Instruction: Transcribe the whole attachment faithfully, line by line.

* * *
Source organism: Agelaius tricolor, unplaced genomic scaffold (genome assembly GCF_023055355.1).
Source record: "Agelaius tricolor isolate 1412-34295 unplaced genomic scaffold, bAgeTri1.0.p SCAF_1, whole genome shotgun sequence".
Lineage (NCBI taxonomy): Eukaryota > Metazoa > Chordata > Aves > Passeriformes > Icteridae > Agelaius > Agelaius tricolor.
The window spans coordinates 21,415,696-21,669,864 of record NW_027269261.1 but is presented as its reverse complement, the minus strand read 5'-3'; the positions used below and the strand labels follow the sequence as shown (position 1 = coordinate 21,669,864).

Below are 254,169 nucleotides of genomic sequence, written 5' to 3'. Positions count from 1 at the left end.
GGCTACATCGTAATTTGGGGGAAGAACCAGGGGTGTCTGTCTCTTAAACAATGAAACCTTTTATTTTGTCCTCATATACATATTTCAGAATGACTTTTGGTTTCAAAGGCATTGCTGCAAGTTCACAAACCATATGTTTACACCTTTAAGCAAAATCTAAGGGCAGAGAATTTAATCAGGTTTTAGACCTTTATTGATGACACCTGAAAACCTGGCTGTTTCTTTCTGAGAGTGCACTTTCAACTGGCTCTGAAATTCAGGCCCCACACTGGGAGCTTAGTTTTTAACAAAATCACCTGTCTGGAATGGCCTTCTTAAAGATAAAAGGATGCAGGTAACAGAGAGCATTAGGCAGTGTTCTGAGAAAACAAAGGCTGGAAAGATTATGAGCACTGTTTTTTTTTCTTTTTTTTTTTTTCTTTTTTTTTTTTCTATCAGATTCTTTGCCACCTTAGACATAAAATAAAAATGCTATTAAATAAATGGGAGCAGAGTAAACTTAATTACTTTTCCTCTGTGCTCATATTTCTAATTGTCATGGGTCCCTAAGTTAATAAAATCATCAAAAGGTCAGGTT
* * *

Source organism: Agelaius tricolor, unplaced genomic scaffold (genome assembly GCF_023055355.1).
Source record: "Agelaius tricolor isolate 1412-34295 unplaced genomic scaffold, bAgeTri1.0.p SCAF_1, whole genome shotgun sequence".
Lineage (NCBI taxonomy): Eukaryota > Metazoa > Chordata > Aves > Passeriformes > Icteridae > Agelaius > Agelaius tricolor.
The window spans coordinates 21,415,696-21,669,864 of record NW_027269261.1 but is presented as its reverse complement, the minus strand read 5'-3'; the positions used below and the strand labels follow the sequence as shown (position 1 = coordinate 21,669,864).

Below are 254,169 nucleotides of genomic sequence, written 5' to 3'. Positions count from 1 at the left end.
GGCTACATCGTAATTTGGGGGAAGAACCAGGGGTGTCTGTCTCTTAAACAATGAAACCTTTTATTTTGTCCTCATATACATATTTCAGAATGACTTTTGGTTTCAAAGGCATTGCTGCAAGTTCACAAACCATATGTTTACACCTTTAAGCAAAATCTAAGGGCAGAGAATTTAATCAGGTTTTAGACCTTTATTGATGACACCTGAAAACCTGGCTGTTTCTTTCTGAGAGTGCACTTTCAACTGGCTCTGAAATTCAGGCCCCACACTGGGAGCTTAGTTTTTAACAAAATCACCTGTCTGGAATGGCCTTCTTAAAGATAAAAGGATGCAGGTAACAGAGAGCATTAGGCAGTGTTCTGAGAAAACAAAGGCTGGAAAGATTATGAGCACTGTTTTTTTTTCTTTTTTTTTTTTTCTTTTTTTTTTTTCTATCAGATTCTTTGCCACCTTAGACATAAAATAAAAATGCTATTAAATAAATGGGAGCAGAGTAAACTTAATTACTTTTCCTCTGTGCTCATATTTCTAATTGTCATGGGTCCCTAAGTTAATAAAATCATCAAAAGGTCAGGTT